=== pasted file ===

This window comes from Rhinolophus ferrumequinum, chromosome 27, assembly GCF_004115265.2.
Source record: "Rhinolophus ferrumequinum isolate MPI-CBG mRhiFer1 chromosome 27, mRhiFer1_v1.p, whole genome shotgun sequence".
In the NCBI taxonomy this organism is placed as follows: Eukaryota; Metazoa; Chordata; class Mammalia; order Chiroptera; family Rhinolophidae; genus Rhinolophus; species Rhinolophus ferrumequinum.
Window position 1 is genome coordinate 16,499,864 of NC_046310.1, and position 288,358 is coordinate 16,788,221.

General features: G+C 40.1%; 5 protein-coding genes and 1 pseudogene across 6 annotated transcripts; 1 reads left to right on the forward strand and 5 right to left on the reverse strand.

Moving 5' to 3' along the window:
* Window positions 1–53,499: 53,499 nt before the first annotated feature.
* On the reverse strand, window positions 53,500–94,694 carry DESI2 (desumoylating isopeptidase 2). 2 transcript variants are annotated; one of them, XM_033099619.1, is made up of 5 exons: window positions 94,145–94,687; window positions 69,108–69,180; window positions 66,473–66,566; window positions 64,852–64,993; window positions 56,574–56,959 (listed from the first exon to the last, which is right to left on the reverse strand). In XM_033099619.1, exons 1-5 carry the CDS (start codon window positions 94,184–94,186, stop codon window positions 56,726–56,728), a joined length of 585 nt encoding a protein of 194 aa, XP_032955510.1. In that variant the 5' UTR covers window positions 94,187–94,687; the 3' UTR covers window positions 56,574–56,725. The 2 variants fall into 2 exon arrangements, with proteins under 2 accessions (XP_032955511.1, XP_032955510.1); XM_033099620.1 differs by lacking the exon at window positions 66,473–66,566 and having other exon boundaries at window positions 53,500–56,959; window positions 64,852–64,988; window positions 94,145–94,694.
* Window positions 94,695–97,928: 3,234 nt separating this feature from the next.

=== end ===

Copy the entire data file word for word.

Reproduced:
This window comes from Rhinolophus ferrumequinum, chromosome 27, assembly GCF_004115265.2.
Source record: "Rhinolophus ferrumequinum isolate MPI-CBG mRhiFer1 chromosome 27, mRhiFer1_v1.p, whole genome shotgun sequence".
In the NCBI taxonomy this organism is placed as follows: Eukaryota; Metazoa; Chordata; class Mammalia; order Chiroptera; family Rhinolophidae; genus Rhinolophus; species Rhinolophus ferrumequinum.
Window position 1 is genome coordinate 16,499,864 of NC_046310.1, and position 288,358 is coordinate 16,788,221.

General features: G+C 40.1%; 5 protein-coding genes and 1 pseudogene across 6 annotated transcripts; 1 reads left to right on the forward strand and 5 right to left on the reverse strand.

Moving 5' to 3' along the window:
* Window positions 1–53,499: 53,499 nt before the first annotated feature.
* On the reverse strand, window positions 53,500–94,694 carry DESI2 (desumoylating isopeptidase 2). 2 transcript variants are annotated; one of them, XM_033099619.1, is made up of 5 exons: window positions 94,145–94,687; window positions 69,108–69,180; window positions 66,473–66,566; window positions 64,852–64,993; window positions 56,574–56,959 (listed from the first exon to the last, which is right to left on the reverse strand). In XM_033099619.1, exons 1-5 carry the CDS (start codon window positions 94,184–94,186, stop codon window positions 56,726–56,728), a joined length of 585 nt encoding a protein of 194 aa, XP_032955510.1. In that variant the 5' UTR covers window positions 94,187–94,687; the 3' UTR covers window positions 56,574–56,725. The 2 variants fall into 2 exon arrangements, with proteins under 2 accessions (XP_032955511.1, XP_032955510.1); XM_033099620.1 differs by lacking the exon at window positions 66,473–66,566 and having other exon boundaries at window positions 53,500–56,959; window positions 64,852–64,988; window positions 94,145–94,694.
* Window positions 94,695–97,928: 3,234 nt separating this feature from the next.